Saturday, December 4, 2010

Precognition Experiments Likely Weak

This item is a good anecdote to the recent item on the precognition claims recently made by scientists.  It suggests that the theoretical methodology was not tight enough and this is actually way more common than even scientists want to suppose.  Bias does creep in and the data sets are always a way too small to be very comfortable.

The obvious problem is separation.  This type of test shows a small separation and that means a little bit of data error can kick results all over.

It is not decisive such as a simple test I conducted to show efficiency of a product in promoting burn healing.  In that case all treated burns sitting next to untreated burns showed major improvement.  There were no overlapping signals at all and any such would have had me go back to the drawing board.

Thus a lack of decisive separation means generally that one must increase the sample size by an order of magnitude or two.

At least the paper is suggestive and supports an effort to fund a much larger study.  It also provides a protocol that could actually winkle out scientific bias in this work.  Trying to predict bias as part of the experimental design must be helpful.

Precognition experiments show that academic standards of evidence are too low

NOVEMBER 22, 2010

Re-examining the statistical methods used in the studies of precognition. Conclusions should not be drawn from a series of 50-50 tests and then to sift the data for anomolies. That might be the first part but then you have to run tests and analysis to confirm the anomolies.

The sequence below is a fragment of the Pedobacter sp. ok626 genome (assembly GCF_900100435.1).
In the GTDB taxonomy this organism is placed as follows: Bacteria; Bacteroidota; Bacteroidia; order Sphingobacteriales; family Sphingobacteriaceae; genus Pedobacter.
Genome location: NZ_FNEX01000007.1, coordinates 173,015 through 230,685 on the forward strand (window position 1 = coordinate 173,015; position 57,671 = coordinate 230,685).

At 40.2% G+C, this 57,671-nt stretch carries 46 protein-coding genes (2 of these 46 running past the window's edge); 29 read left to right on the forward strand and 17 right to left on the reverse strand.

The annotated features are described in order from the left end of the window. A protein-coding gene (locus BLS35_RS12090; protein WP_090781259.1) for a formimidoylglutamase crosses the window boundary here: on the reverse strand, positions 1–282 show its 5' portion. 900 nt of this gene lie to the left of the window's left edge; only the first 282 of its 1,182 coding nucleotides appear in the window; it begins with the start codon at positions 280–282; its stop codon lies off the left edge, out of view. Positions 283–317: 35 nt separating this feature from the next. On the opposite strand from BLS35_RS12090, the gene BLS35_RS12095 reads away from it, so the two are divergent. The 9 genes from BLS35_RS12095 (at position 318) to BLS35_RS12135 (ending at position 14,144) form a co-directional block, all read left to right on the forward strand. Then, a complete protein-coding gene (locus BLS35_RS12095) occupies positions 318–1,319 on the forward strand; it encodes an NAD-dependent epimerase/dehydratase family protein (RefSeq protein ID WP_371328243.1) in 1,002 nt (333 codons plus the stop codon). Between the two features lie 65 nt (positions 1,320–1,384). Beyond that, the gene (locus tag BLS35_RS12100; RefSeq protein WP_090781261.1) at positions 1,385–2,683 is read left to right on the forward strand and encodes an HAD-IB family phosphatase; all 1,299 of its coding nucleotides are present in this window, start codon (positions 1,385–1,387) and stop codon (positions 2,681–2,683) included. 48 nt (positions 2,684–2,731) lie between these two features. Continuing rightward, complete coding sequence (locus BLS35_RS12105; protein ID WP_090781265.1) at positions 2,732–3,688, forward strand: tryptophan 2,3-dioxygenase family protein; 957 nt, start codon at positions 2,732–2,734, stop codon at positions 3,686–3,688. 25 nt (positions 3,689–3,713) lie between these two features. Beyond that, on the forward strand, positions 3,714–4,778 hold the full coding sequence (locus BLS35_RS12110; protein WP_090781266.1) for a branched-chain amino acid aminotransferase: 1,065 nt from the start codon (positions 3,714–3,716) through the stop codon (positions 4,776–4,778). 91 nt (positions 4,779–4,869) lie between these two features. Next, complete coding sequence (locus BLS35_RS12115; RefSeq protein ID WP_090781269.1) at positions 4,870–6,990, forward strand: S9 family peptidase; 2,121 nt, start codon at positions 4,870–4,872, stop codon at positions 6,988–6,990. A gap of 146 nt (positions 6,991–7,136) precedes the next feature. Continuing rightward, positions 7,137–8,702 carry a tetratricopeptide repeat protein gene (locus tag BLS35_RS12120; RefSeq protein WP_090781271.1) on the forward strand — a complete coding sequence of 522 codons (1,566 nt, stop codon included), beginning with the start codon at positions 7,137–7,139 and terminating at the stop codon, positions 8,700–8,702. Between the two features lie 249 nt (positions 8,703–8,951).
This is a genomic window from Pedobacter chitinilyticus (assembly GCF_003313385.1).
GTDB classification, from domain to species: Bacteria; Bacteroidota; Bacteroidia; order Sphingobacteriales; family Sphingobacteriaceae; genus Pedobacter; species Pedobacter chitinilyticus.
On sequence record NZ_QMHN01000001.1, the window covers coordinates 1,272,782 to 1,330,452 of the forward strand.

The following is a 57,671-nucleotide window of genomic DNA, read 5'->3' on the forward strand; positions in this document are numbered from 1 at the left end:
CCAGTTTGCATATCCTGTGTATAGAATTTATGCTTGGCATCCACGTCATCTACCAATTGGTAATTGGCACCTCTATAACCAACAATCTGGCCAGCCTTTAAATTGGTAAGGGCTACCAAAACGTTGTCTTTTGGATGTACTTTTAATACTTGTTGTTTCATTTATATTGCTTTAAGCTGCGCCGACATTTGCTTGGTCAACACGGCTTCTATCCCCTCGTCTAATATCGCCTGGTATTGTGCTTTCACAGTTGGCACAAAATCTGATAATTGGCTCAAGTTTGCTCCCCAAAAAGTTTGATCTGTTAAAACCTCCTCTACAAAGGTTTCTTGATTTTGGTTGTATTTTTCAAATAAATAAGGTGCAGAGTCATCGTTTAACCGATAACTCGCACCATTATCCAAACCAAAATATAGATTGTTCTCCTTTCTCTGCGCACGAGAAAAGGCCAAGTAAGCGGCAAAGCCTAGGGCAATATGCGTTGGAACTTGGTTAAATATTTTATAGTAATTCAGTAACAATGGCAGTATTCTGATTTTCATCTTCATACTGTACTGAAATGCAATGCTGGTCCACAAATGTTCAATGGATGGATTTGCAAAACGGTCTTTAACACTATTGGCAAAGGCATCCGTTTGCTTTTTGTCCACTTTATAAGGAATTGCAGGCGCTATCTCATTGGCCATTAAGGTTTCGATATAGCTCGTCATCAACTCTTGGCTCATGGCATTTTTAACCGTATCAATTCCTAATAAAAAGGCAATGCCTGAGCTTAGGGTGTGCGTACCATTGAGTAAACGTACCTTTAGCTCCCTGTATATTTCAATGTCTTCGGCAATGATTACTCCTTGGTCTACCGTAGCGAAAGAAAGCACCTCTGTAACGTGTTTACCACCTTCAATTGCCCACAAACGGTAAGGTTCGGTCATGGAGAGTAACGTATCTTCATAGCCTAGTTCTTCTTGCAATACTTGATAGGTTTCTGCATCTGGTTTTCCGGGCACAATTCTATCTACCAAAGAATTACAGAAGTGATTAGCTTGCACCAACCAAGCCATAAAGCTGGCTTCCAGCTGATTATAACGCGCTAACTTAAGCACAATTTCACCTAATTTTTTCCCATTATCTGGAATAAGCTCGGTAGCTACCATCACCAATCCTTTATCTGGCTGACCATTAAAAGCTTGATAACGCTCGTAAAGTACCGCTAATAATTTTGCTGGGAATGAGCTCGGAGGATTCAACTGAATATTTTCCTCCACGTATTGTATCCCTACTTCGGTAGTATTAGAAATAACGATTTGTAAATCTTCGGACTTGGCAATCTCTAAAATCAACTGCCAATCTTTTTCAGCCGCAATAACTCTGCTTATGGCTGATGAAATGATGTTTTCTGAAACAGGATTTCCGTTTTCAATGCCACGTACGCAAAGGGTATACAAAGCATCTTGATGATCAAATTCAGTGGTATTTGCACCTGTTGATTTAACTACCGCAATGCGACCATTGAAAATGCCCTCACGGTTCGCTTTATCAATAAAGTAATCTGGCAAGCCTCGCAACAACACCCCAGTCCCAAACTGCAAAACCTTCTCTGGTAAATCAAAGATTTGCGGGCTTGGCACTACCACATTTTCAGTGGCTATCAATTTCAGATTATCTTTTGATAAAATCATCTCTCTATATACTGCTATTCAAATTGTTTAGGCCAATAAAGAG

In eight out of nine studies, Bem reported evidence in favor of precognition. As we have argued above, this evidence may well be illusory; in several experiments it is evident that Bem’s Exploration Method should have resulted in a correction of the statistical results. Also, we have provided an alternative, Bayesian reanalysis of Bem’s experiments; this alternative analysis demonstrated that the statistical evidence was, if anything, slightly in favor of the null hypothesis. One can argue about the relative merits of classical t-tests versus Bayesian t-tests, but this is not our goal; instead, we want to point out that the two tests yield very different conclusions, something that casts doubt on the conclusiveness of the statistical findings.

Although the Bem experiments themselves do not provide evidence for precognition,
they do suggest that our academic standards of evidence may currently be set at a level that is too low.

It would therefore be mistaken to interpret our assessment of the Bem experiments as an attack on research of unlikely phenomena; instead, our assessment suggests that something is deeply wrong with the way experimental psychologists design their studies and report their statistical results. It is a disturbing thought that many experimental findings, proudly and confidently reported in the literature as real, might in fact be based on statistical tests that are explorative and biased. We hope the Bem article will become a signpost for change, a writing on the wall: psychologists must change the way they analyze their data.

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